Alaskan Malamute Breed Information

Alaskan Malamutes are a member of the ‘Working’ breed group. Working breed dogs were bred to become guard and search and rescue dogs. Breeds in this group are specialists in their work.

Alaskan Malamutes can be very strong-willed which can sometimes make training a bit more of a challenge. Plenty of practice and patience should overcome this – for training tips check out our dog behaviour page. They have a low tendency to bark but do like to howl. Their coats are thick with a woolly undercoat, meaning that daily grooming is a must.

Breed-related health problems:

Owners are, understandably, upset when their dog develops a health problem linked to its breed. Often they wish they’d known what problems the breed was prone to have. The potential health problems that Alaskan Malamutes are prone to include:

  • Hip dysplasia – hip joint laxity as a result of poor development, which will eventually lead to arthritis.
  • Zinc responsive dermatosis – a skin condition resulting in thickened, scaly skin which responds to zinc supplementation
  • Haemeralopia – defective vision in bright light
  • Gastric Dilatation Volvulus (GDV) – often known as ‘bloat’, this is a condition where the stomach twists, trapping the contents and gases. This is an emergency and requires urgent veterinary attention. It’s often seen in large, deep-chested breeds.
  • Haemophilia B – a blood clotting disorder
  • Epilepsy – a condition resulting in recurrent fits

For some conditions, there are screening programmes available through the British Veterinary Association (BVA) and the Kennel Club. The Canine Health Schemes allow breeders to screen for a range of inherited diseases, so it’s a good idea to check the parents of any puppy you’re looking to rehome have been screened under these schemes. We’d also recommend discussing the medical history of your potential puppy’s parents and grandparents, and think very carefully before taking on a dog with any of the health conditions listed above evident in the family line.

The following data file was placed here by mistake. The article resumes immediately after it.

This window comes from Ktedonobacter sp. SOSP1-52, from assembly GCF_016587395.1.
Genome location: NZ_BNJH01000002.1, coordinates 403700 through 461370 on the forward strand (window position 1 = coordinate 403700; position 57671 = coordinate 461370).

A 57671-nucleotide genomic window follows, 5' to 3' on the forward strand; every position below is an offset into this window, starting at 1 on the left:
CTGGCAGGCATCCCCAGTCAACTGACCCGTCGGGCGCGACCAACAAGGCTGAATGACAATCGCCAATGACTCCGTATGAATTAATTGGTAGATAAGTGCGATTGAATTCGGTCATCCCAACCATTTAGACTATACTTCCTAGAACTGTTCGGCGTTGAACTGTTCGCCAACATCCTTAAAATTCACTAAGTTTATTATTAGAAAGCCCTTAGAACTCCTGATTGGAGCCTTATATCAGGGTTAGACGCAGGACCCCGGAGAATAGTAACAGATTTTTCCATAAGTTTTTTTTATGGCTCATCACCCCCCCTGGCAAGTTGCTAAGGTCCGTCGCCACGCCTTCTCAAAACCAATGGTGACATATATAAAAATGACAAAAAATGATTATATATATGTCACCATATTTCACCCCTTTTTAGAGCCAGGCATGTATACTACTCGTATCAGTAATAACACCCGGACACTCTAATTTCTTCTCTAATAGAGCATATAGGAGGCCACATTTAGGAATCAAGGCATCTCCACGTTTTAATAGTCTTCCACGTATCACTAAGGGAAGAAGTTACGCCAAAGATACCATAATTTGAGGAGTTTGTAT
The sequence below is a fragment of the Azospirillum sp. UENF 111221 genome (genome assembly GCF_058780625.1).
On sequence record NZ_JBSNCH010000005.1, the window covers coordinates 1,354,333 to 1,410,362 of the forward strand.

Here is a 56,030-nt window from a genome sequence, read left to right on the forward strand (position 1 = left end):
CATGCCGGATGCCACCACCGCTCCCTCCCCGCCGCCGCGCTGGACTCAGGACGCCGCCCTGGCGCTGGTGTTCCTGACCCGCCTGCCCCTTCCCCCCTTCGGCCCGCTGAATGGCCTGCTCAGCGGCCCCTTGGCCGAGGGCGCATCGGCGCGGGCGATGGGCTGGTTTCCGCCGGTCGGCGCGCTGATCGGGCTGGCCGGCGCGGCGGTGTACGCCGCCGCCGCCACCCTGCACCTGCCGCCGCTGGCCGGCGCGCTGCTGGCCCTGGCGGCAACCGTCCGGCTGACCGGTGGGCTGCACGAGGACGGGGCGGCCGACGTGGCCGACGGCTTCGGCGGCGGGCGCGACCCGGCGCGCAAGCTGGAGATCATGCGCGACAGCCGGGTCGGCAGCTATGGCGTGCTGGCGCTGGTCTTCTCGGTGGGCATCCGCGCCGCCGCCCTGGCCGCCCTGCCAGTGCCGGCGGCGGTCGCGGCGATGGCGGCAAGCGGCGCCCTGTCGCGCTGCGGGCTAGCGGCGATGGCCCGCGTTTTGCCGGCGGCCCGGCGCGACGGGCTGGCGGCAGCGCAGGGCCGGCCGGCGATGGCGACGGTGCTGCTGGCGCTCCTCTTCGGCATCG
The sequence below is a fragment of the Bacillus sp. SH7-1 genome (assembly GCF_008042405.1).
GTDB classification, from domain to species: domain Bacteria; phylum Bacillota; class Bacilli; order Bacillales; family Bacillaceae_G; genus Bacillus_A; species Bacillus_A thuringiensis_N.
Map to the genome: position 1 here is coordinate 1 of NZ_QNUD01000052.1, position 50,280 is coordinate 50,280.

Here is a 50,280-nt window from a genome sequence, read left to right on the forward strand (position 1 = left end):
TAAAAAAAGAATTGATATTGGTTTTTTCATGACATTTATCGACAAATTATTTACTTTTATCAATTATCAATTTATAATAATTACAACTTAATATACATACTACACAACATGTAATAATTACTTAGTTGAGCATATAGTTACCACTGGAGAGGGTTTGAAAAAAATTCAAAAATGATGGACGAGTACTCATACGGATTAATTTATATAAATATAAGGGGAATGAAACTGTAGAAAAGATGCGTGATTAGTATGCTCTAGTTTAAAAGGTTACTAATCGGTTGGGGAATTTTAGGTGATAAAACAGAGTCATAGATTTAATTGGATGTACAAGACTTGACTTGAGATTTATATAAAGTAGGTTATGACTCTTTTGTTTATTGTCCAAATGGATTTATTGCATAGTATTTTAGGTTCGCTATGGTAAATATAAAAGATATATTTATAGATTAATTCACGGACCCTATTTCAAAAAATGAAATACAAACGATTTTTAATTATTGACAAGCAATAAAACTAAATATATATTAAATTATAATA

You can find out more about the Canine Health Schemes on the BVA's website.

Exercise requirements:

Alaskan Malamutes have high energy levels and so aren’t well-suited to owners who aren’t very active themselves. Their purpose was to pull sledges, and they still have a strong desire to pull, run and roam. There are many clubs available that allow Alaskan Malamutes and their owners to go sledding – even without snow – and this is a perfect pastime for fun-loving Alaskan Malamutes, good for not only their physical but also their mental wellbeing.

Estimated lifetime cost:

The likely lifetime costs for an Alaskan Malamute are based on estimates calculated using current market prices and include:

The list above does not include veterinary costs if your pet becomes sick or injured, so these average lifetime costs could be even higher.

Insure your Alaskan Malamute with PDSA:

1 in 3 pets need vet treatment each year and vet bills can come to hundreds of pounds. PDSA Pet Insurance can give you peace of mind when your pet is poorly, especially for breeds like Alaskan Malamutes that are prone to certain conditions. PDSA Pet Insurance offers:

5 Star Pet Insurance* - from the vet experts
4 levels of cover to suit you
Monthly payment at no extra cost
*Defaqto 5 Star rating applies to our Plus and Premier policies only. Defaqto’s Star Ratings provide an independent assessment of the quality of financial products.

By insuring your Alaskan Malamute with PDSA you’ll also be helping to provide vet care to some of the UK’s neediest pets.

Energy levels
Easy to train
Exercise needed
Barking/likely to be vocal
Size Large
Average height 58-64 cm
Average weight 34-39 kg
Average lifespan Over 10 years
Minimum exercise (per day) 2 hours
Coat length Medium
Minimum cost (per month) £105

Not sure if the Alaskan Malamute is the right pet for you?